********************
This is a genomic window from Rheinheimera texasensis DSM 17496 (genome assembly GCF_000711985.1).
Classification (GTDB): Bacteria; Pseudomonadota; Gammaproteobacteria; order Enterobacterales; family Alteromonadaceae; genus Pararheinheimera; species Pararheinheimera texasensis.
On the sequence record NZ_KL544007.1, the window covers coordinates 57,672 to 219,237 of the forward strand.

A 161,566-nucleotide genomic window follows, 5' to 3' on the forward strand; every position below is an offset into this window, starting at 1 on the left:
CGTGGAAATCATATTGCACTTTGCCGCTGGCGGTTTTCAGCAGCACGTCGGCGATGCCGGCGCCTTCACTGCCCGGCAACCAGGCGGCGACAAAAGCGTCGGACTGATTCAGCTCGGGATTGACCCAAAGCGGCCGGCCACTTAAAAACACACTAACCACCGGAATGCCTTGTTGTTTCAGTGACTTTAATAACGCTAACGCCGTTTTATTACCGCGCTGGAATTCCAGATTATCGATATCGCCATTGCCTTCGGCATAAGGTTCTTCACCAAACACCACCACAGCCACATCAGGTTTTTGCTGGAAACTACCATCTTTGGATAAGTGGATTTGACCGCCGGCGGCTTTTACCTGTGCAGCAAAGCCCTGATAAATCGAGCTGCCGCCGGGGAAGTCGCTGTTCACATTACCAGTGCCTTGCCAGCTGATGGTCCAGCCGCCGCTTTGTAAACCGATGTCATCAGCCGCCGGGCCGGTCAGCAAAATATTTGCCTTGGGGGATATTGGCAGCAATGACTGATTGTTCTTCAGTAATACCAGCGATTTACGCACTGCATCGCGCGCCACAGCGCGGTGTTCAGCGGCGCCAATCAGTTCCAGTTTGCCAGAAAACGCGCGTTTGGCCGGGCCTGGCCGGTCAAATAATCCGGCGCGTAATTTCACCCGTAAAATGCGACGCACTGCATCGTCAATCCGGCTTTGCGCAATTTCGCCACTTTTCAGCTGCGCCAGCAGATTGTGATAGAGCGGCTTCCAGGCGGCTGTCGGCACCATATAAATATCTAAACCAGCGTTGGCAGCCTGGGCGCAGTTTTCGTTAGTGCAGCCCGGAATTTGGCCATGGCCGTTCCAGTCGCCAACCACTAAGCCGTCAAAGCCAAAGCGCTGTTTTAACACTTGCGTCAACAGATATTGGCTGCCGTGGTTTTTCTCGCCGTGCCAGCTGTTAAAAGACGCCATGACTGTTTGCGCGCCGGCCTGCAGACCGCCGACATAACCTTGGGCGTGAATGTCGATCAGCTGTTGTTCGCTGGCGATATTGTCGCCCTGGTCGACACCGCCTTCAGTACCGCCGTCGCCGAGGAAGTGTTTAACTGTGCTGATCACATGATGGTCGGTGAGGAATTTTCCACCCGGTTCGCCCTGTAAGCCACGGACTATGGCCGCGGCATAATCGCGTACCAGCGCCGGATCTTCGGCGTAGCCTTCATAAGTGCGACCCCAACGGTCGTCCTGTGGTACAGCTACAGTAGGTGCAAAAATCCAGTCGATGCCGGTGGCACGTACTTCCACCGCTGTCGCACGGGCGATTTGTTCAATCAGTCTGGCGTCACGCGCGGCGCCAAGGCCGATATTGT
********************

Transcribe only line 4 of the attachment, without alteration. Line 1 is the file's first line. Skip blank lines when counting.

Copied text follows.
A 161,566-nucleotide genomic window follows, 5' to 3' on the forward strand; every position below is an offset into this window, starting at 1 on the left: